If you’re wondering how to avoid tech support scams, there are a number of things you can do. Learn how to protect yourself and if you suspect you've been a victim, follow these steps from our partner Avast.
The grandparent scam
The grandparent scam is so simple and so devious because it uses one of older adults’ most reliable assets, their hearts. Scammers call a would-be grandparent and say something along the lines of: “Hi, Grandma, do you know who this is?” When the unaware grandparent guesses the name of the grandchild the scammer most sounds like, the scammer is able to instantly secure their trust. The fake grandchild then asks for money to solve some urgent financial problem (such as overdue rent, car repairs, or jail bond). They may beg the grandparent not to tell anyone. Since fraudsters often ask to be paid via gift cards or money transfer, which don’t always require identification to collect, the older adult may have no way of ever recovering their money.
In other versions of this scam, the caller claims to be an arresting police officer, doctor, or lawyer trying to help the grandchild. They then use high-pressure tactics that play on the emotions of their victim to get them to send cash as quickly as possible. There are even reports of scammers showing up at older adults’ homes, posing as a “courier” to pick up the money.
Other popular scams targeting older adults
As more people turn to online dating, con artists are seizing the opportunity. Romance scammers create elaborate fake profiles, often on social media, and exploit older adults’ loneliness to get money. In some cases, these scammers may be (or pretend to be) overseas. They may request money to pay for visas, medical emergencies, and travel expenses to come visit the U.S. Since they tend to drag on for a long time, romance scams (also called sweetheart scams) can bilk an older person out of substantial funds. The FTC found that in 2020 alone, older adults lost $304 million to romance scams.3 Get tips for avoiding sweetheart scams.
By June 2021, the FTC had already logged more than 500,000 consumer complaints related to COVID-19 and stimulus payments. Seventy-three percent of those complaints involved fraud and identity theft.2 Examples of COVID-19 scams include:
So-called miracle cures: Some companies have fraudulently marketed products as a "cure" to COVID-19 infection. These products are not backed by medical evidence nor are they FDA-approved.
Vaccines: Scammers may call older people to offer vaccination in exchange for money or personal information. Please keep in mind that you can get vaccinated against COVID-19 at no cost and without providing your banking information. Learn how to avoid COVID vaccine scams.
COVID-19 testing: Some older adults have reported offers of "free" COVID-19 tests or supplies from people claiming to be from Medicare or the Department of Health and Human Services. These fraudsters then use the victim's Medicare information to submit false health care claims.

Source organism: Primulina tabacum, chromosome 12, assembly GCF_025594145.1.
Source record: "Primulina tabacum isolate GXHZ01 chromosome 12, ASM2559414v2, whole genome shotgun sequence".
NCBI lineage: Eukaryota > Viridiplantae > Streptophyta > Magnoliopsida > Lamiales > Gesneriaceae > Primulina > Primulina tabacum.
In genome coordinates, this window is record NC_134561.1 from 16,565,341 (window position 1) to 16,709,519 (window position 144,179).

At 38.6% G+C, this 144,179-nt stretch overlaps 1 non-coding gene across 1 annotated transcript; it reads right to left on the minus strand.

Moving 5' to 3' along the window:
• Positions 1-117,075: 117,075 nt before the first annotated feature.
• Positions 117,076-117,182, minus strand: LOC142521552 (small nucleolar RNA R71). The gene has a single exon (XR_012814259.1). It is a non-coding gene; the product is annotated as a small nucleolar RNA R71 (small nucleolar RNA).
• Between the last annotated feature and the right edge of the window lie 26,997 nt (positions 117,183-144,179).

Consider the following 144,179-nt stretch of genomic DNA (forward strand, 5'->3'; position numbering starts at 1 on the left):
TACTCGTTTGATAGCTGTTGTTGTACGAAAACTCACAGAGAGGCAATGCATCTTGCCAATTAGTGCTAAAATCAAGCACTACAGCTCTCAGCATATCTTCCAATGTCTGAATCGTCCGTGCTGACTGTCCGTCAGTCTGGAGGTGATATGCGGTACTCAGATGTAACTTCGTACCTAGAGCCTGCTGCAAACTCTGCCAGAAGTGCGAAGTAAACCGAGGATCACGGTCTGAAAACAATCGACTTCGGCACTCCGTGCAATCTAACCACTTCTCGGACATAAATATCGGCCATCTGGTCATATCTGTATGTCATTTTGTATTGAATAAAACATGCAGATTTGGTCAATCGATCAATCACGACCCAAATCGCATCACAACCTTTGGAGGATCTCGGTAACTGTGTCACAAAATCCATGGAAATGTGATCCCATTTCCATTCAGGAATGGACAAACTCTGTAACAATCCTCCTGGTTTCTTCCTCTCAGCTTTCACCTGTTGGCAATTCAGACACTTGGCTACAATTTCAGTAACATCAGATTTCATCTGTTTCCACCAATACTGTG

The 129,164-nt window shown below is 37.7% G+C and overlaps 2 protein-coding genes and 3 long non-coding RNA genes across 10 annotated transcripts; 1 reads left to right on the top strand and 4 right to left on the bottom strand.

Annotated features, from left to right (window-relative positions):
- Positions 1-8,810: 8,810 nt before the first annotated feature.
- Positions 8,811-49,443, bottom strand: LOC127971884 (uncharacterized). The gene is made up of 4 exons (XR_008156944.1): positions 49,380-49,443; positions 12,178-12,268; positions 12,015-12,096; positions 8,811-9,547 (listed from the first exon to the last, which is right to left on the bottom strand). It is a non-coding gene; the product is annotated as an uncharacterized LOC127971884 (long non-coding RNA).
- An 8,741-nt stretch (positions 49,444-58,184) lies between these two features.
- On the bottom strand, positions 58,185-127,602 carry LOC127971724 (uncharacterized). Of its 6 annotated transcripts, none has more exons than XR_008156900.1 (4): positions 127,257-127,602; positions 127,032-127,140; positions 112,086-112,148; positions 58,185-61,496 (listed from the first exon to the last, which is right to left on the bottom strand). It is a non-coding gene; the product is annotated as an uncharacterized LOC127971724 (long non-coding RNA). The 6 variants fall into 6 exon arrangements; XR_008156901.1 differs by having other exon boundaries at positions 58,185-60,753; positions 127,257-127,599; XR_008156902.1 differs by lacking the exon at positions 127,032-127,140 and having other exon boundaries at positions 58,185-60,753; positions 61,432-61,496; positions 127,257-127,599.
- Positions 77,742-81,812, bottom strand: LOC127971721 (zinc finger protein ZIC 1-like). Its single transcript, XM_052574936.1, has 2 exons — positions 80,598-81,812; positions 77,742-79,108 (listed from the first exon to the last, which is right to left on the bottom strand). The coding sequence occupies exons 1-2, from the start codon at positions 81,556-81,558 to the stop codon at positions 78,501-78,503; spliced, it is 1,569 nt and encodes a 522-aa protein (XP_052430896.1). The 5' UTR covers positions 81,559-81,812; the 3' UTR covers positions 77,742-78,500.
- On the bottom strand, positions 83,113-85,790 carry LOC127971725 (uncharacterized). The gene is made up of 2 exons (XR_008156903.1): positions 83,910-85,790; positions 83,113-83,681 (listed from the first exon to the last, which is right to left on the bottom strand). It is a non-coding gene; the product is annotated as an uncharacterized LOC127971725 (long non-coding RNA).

This type of scam involves the illegal or alleged sale of financial instruments that typically offer the victim low risk and guaranteed returns. Investment schemes were responsible for more than $239 million in losses suffered by people age 60 and older in 2021. The use of cryptocurrency (digital assets, such as Bitcoin) is common in investment scams. In 2021, cryptocurrency was the basis for more than 5,100 fraud complaints received by IC3.1
Medicare and health insurance scams
Every U.S. citizen or permanent resident over age 65 qualifies for Medicare, making the program a prime tool for fraud. In Medicare scams, con artists may pose as a Medicare representative to get older adults to share their personal information. Scammers might also provide bogus services for older people at makeshift mobile clinics, then bill Medicare and pocket the money. Medicare scams often follow the latest trends in medical research, such as genetic testing and COVID-19 vaccines.
Internet and email fraud
The slower rate of technology adoption among some older people makes them easier targets for internet and email scams. Pop-up browser windows that look like anti-virus software can fool victims into either downloading a fake anti-virus program (at a substantial cost) or an actual virus that exposes information on the user’s computer to scammers. Their unfamiliarity with the less visible aspects of browsing the web (firewalls and built-in virus protection, for example) makes older adults especially vulnerable to such traps.
Phishing emails and text messages may appear to be from a well-known bank, credit card company, or online store. They request an older adult’s personal data, such as a log-in or Social Security number, to verify that person’s account, or they ask the older adult to update their credit card info. Then, they use that information to steal money or more personal information. Find out how to protect yourself against phishing scams.
What to do if you think you've been the victim of a scam?
Scams are specially designed to catch us off guard, and they can happen to anyone. There’s nothing to be ashamed of if you think you’re a victim. Keep handy the phone numbers of resources that can help, including the local police, your bank (if money has been taken from your accounts), and Adult Protective Services. To obtain the contact information for Adult Protective Services in your area, call the Eldercare Locator, a government sponsored national resource line, at: 1-800-677-1116, or visit their website.
You can also report scams online to the FTC. Sharing your experience can help prevent it from happening to another older adult.